from A Year of Morning Thanks
The man was a cheerleader. He played college football and never stood on the sidelines; but when I think of him, I think of a cheerleader.
By profession, he was the program director of a religious retreat center, but if you think of the place he ran as a really fancy summer camp, you’ll understand what I mean when I say that the man was, by profession, a cheerleader. That's better--he was a cheerleader; he ran a summer camp.
It's been two years now since he left us. After a two-year battle with the cancer that took him, the good fight he and his devoted wife waged is behind them, and they kept the faith. For him, the end of the grueling fray is rest and a generous, eternal beginning.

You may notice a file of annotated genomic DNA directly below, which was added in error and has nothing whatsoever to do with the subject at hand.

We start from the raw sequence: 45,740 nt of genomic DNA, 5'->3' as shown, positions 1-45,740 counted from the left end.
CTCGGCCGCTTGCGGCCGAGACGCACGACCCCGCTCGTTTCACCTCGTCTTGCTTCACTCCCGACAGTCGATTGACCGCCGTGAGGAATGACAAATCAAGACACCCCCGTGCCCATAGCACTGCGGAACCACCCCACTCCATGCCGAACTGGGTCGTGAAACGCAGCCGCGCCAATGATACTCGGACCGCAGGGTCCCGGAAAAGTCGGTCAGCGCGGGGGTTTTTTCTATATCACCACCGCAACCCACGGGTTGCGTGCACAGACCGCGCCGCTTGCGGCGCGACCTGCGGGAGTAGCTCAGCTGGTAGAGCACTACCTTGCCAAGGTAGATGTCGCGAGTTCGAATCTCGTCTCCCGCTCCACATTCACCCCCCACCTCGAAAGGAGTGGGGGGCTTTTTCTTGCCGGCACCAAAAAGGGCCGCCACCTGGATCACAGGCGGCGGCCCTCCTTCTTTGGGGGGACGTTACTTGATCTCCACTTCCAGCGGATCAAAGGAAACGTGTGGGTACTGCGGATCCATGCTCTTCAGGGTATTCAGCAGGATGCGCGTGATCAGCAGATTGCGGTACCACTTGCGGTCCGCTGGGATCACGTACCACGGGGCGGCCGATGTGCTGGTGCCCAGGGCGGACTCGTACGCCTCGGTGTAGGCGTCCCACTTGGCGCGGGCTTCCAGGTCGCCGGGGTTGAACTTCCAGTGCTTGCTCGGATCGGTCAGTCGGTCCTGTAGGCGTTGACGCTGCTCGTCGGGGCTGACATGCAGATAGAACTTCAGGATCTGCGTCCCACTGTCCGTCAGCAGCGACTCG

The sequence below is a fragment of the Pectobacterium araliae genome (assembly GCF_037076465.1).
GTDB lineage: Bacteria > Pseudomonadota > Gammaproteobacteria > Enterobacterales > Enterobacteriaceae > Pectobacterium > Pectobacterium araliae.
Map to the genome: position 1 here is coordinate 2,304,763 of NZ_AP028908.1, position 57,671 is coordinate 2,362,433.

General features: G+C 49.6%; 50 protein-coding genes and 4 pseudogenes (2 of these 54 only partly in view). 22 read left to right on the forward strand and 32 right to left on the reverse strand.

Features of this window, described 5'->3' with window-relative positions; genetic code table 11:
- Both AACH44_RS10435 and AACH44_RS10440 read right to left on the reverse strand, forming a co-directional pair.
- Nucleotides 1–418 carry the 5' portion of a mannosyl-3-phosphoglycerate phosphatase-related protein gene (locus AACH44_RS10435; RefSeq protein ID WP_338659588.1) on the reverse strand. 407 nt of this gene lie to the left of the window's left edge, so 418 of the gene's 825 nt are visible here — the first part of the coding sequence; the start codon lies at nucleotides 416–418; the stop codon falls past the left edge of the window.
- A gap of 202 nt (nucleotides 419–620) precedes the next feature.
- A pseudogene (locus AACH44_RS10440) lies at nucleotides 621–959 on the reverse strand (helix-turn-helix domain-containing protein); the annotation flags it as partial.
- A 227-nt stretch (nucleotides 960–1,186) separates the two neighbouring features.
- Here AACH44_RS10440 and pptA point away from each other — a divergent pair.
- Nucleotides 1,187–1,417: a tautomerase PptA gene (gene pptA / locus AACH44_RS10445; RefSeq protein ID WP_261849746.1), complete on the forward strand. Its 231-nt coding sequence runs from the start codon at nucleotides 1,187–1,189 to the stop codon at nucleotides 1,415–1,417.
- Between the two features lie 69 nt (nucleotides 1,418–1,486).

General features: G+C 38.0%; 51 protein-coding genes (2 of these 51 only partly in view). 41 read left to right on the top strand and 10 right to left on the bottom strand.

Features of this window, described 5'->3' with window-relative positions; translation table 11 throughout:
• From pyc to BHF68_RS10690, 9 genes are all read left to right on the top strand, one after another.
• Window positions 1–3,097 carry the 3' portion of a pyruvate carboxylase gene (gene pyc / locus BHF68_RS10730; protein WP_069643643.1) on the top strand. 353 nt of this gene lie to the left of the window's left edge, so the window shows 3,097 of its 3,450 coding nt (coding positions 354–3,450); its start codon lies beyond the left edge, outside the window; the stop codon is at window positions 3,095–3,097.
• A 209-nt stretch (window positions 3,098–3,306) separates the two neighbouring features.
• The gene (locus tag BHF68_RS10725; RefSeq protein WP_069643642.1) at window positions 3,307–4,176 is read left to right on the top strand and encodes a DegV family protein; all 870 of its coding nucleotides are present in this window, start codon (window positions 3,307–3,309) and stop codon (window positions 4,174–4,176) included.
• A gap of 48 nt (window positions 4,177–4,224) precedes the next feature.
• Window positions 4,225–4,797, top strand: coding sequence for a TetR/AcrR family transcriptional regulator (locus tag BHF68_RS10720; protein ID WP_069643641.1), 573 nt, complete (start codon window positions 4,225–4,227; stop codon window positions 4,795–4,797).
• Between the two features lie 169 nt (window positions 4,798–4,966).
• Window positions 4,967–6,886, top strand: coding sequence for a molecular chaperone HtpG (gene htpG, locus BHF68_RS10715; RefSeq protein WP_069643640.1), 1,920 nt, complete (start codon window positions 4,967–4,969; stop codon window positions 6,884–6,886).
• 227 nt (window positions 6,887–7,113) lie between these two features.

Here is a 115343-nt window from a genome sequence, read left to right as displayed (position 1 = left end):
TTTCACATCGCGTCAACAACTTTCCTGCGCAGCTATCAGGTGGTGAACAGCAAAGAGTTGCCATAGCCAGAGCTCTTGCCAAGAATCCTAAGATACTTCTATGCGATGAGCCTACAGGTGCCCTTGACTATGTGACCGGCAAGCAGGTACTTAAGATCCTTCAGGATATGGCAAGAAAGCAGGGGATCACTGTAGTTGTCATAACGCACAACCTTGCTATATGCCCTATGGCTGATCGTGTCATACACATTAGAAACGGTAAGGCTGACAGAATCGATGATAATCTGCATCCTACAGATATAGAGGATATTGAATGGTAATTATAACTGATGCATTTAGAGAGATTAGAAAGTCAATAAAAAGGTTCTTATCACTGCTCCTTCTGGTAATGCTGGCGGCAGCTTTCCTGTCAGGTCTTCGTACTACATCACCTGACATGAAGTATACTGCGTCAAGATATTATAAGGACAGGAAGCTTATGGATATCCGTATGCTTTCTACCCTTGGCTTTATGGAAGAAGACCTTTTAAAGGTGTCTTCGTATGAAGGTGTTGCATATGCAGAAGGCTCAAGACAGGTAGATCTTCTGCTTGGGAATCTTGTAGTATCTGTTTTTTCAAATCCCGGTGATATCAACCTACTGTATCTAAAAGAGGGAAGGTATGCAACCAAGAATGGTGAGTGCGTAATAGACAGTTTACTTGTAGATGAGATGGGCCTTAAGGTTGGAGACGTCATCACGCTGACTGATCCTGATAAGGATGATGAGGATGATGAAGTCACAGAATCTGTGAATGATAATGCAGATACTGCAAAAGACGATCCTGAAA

He died in Texas, where he was born and where he lived. I knew him for only a few years, but to me he was an encourager, a cheerleader, to others, I'm sure, but even to me—and I grieve his loss because the world is home to so few real cheerleaders.
Many, I’m sure, will miss him. But this morning, I’m thankful for him, for his life and his encouragement, thankful for a cheerleader, for all of them.